With a name like Young Hines, you’re practically destined to be a songwriter. It rolls right off the tongue. Luckily for Young Hines, he was indeed blessed with some musical talent, even if he’s been a bit delayed in getting his name to the fore; although informal and self-released recordings have been leaking out from Hines for a decade, Give Me My Change is his first proper solo album.
Unfortunately, although Hines can carry a tune and maybe even write one, Change just doesn’t add up. For one thing, it’s about ten years too late, recalling the likes of The White Stripes, Spoon, and The Libertines. All good bands, but they’ve had plenty of imitators, and even the best bands to follow suit offer little more than vivid illustrations of how quickly a style of music can get played out.
Young Hines is remarkably unremarkable, an average of averages, a distillation of generic mainstream rock in indie clothing. “Just Say No (Sometimes)” is little more than a T-Rex rip-off, and “Rainy Day” might as well be a poorly performed Big Star cover. Other obvious sources include such unoriginal influences as The Beatles and David Bowie. In other words, Young Hines sounds exactly like everyone else. It would take spectacular songwriting talent to make this style interesting in 2012, and unfortunately, there’s not much evidence of that here.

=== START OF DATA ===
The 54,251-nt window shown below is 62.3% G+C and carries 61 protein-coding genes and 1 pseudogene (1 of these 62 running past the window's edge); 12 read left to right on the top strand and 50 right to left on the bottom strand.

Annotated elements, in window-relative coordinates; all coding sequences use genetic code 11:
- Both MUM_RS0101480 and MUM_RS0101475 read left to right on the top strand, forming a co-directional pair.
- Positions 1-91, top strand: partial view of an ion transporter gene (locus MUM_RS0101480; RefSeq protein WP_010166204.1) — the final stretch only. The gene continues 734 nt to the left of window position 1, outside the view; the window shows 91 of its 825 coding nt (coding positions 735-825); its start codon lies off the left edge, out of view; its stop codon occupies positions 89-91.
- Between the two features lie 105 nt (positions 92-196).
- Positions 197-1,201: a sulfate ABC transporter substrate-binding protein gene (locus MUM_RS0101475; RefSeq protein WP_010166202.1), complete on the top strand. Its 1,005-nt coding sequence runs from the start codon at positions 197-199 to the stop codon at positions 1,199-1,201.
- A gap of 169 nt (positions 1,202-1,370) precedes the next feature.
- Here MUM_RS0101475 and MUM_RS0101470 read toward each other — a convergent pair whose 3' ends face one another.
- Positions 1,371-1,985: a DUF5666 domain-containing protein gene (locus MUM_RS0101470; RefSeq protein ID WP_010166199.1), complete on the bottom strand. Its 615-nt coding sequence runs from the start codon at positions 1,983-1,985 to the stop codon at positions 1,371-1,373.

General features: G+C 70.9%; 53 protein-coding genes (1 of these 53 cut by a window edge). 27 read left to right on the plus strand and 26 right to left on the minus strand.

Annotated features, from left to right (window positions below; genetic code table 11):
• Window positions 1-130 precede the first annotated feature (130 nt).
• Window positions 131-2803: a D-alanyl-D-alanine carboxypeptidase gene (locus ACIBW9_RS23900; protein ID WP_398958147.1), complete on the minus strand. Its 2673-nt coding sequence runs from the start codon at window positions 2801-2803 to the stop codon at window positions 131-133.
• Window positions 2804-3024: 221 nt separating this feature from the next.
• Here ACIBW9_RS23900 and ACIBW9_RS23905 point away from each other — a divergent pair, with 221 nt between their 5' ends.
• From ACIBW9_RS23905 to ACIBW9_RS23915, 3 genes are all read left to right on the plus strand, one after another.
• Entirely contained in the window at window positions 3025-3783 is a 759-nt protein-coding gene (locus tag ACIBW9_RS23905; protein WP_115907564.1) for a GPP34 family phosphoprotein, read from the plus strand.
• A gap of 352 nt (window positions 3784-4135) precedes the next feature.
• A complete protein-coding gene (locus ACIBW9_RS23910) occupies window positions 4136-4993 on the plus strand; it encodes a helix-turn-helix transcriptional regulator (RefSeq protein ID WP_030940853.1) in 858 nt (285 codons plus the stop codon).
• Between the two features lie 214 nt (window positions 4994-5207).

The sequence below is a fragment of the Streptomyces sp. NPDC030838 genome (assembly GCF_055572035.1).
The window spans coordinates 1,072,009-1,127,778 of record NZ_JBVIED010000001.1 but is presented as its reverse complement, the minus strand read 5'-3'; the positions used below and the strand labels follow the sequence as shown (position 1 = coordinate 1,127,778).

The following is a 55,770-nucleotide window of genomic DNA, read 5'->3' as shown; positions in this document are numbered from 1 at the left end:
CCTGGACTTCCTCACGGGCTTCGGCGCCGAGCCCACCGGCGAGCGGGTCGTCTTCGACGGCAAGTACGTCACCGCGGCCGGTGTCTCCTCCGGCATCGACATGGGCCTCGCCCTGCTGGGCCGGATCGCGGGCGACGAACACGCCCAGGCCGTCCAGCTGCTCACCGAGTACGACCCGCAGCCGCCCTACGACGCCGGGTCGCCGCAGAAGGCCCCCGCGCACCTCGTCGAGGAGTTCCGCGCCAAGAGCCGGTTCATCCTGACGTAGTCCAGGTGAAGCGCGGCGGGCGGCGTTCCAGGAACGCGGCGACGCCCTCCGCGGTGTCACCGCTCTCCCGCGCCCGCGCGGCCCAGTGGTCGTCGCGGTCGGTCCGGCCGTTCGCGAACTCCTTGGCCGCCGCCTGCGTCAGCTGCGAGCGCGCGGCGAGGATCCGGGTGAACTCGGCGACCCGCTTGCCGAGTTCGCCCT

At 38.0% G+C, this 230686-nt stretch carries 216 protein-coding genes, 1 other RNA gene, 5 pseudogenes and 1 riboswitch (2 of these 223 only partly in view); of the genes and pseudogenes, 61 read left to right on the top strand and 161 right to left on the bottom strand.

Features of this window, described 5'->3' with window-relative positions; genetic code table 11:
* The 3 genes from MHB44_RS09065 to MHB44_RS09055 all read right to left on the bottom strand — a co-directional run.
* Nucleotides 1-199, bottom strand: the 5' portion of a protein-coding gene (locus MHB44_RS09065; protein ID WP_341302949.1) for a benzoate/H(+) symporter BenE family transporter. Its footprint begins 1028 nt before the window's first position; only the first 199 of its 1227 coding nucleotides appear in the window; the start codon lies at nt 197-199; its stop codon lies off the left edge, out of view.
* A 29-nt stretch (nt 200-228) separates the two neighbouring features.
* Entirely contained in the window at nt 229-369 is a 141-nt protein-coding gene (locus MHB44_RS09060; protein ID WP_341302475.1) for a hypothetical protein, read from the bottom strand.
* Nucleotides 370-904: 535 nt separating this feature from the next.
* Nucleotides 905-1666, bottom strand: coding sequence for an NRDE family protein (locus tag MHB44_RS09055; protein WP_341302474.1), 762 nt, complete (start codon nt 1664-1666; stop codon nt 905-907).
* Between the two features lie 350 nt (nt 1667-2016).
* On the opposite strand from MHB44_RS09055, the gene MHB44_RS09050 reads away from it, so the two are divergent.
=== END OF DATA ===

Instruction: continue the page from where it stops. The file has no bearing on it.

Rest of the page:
What bums me out the most about this album, however, is that it’s not, strictly speaking, bad. There are some pleasant songs, and Hines’s talent (limited talent, but talent nonetheless) is evident. If this record were terrible, it would at least make an impression. Instead, it reminds me of a sign I once saw when traveling, which read “Decent Restaurant” and sported an arrow pointing down an alley. Decent is better than terrible, but we decided to take our chances at the place across the road, and I’d recommend you do the same—better to take a chance with your money and time than spend it on this record.
At its best, the album turns to gritty, minimal blues. Jack White did it first and did it better, but “No One Knows” is still a satisfying listen. The other highlights come when Hines’s singing (rather than his songwriting) comes to the fore. It’s Hines’s voice that makes the bare-bones blues of “Young Again” so compelling. In a different tone but in the same vein, the acoustic “Lost in the Mix” shines in its simplicity. On the other end of the spectrum, the heavy rocking “Can’t Explode” seethes in enjoyable aggression.
At its worst, Change features melodies that can only be described as remedial. The annoying to-and-fro tune of “Don’t Break My Fall” ranks among the worst. Likewise, the highly produced “I Ask This of You”, clearly meant to be a bold experiment, sounds like some sort of terrifying artistic vampire sucked every last drop of creativity from it before it arrived at our speakers. Meanwhile, the nauseatingly cheesy “Better Things” should inspire a cringe.
It feels low, ripping a guy a new one who was only following the destiny of his name, especially when he isn’t terrible at all. But me, I’d rather hear something awful than something that’s just so-so. Whatever it was trying to accomplish, this album is too safe. Change is guaranteed not to offend, and not to inspire, a soul.
We all know how critical it is to keep independent voices alive and strong on the Internet. Please consider a donation to support our work as independent cultural critics and historians. Your donation will help PopMatters stay viable through these changing and challenging times. Thanks everyone.